The Last Dance has its joyous moments but it does have the somber side of it when it deals with the death of Michael Jordan’s father and how the media scrutinized and speculated that his father’s death was connected to Jordan’s extracurricular activities. With some time away from the game and three more championships later it was the aftermath of 1996 Bulls championships which landed on Father’s day that made that championship year even sweeter. The night of the victory Jordan released the pent up sadness and grief for his father that he held onto since his retirement and it was a moment of silence for the series. I don’t want to divulge any longer on everything that happened because what I say is level surface information compared to how deep the documentary digs into. I will say that director Jason Heir did an outstanding job when it came to compiling footage and interviews that corresponded to the episode’s theme and story line. The musical score was appropriate to the decade such as old school golden age hip hop of the 1980’s to the hardcore hip hop of the 1990s. This was an incredible documentary to show and captivate a new generation of basketball fans and add some new twists to the nostalgia older fans who are familiar with the dynasty of 90’s Chicago Bulls. Tomorrow will conclude the series with episode 9 and 10 on ESPN. Leave a like and comment if you’d like to chime in on the documentary series if you’ve seen it or have any questions. Also give my blog and follow my page so you can stay up to date for future posts. As always peace and keep it real.

My rating for the film 5/5, Grade : A

Honoring the legacy of Kobe Bryant: The Black Mamba

  • This post is in the memory of Kobe Bryant a.k.a The Black Mamba

Sometimes we hear news we don’t want to believe, but eventually as the truth comes to the surface it begins for us to mourn and reflect on the impact a person has had on ours lives even if we didn’t know them personally. I got the viral news today that NBA legend Kobe Bryant died alongside his daughter Gianna in a helicopter crash in Calabasas California. At first, I saw TMZ reports and couldn’t believe it but after an hour with multiple sources covering it the reality set in that an icon that I grew up watching and admiring as a kid was gone. It puts things into perspective that we can go at any time so we have to make the most of the days and affect not only ourselves but for others around us. As much I love the game of basketball and watched Kobe during his championship years with the Lakers it was great to know that he found success quickly outside of Basketball by creating a basketball theme series of books for adolescents. He topped that off by winning an Oscar for his short film “Dear Basketball” in 2018. Having said that, what is the most disheartening thing about his passing is that he wasn’t officially inducted into the Naismith memorial basketball hall of fame and we will never get to hear the speech he would have delivered, but hopefully by the end the year he will be inducted posthumously. He had a lot to give to other young players especially his daughter Gianna. With his help she probably could have made the WNBA. In conclusion, the game of basketball lost an icon and I salute and praise the achievements I was fortunate enough to witness Kobe Bryant demonstrate. Keep the people you love the closet to you and let them you love them because life’s short, and age isn’t a factor when death comes to collect. I would like to leave a link to the Oscar-winning short film Dear Basketball for you to witness the love Kobe had for the game of basketball. R.I.P Kobe Bryant the game has your impact embedded in it forever. If you can reciprocate my grief then leave a like and comment if you feel the need to, and give my page a follow so you can stay up to date with future posts. As always peace, keep it real and one love to the The Black Mamba.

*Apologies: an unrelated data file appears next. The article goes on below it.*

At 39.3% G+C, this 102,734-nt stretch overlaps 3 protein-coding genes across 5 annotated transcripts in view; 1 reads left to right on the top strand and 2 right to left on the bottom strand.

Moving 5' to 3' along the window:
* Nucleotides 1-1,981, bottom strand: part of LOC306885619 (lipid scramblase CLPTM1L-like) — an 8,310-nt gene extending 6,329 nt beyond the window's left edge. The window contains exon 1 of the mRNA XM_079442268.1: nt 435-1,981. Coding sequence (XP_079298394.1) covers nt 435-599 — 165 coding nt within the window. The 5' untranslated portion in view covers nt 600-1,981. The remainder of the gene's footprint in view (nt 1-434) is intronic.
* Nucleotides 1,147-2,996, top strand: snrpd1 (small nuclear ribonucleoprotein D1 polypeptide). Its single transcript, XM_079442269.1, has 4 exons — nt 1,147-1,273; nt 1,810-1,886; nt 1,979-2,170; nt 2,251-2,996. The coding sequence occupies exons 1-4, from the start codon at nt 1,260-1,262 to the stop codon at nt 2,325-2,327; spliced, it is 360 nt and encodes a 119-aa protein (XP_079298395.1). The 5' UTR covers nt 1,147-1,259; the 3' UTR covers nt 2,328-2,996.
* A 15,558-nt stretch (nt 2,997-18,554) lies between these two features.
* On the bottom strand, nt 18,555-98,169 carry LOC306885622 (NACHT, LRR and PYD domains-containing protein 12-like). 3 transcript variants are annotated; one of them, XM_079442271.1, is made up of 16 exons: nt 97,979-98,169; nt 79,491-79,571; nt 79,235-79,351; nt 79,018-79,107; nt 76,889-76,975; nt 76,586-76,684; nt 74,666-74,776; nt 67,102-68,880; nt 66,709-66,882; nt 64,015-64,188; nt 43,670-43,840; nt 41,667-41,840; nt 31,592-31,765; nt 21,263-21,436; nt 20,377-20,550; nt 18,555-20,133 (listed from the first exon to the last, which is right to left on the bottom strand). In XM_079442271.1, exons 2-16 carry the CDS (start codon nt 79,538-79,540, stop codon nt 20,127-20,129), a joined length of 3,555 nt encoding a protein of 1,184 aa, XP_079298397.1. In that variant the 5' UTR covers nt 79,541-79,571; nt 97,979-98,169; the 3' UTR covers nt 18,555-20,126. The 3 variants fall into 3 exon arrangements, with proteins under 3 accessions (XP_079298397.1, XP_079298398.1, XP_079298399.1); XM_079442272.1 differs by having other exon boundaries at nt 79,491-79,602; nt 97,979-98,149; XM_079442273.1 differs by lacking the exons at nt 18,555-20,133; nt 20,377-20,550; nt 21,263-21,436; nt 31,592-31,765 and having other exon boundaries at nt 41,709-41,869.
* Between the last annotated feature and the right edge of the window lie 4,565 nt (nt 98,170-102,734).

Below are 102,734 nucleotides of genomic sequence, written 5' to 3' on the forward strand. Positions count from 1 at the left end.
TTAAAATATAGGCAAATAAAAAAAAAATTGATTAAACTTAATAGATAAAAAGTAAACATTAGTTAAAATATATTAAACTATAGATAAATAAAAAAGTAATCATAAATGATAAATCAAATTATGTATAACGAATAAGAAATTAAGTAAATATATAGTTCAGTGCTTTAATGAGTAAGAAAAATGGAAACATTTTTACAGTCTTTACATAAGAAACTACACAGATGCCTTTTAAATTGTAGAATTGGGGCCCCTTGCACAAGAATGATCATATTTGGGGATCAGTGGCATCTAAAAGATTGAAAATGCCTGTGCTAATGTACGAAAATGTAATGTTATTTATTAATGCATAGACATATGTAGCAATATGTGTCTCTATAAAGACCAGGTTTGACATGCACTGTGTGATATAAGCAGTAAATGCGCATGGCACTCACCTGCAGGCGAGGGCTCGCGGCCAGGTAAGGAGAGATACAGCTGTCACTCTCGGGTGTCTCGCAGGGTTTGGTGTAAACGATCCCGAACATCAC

Image result for kobe bryant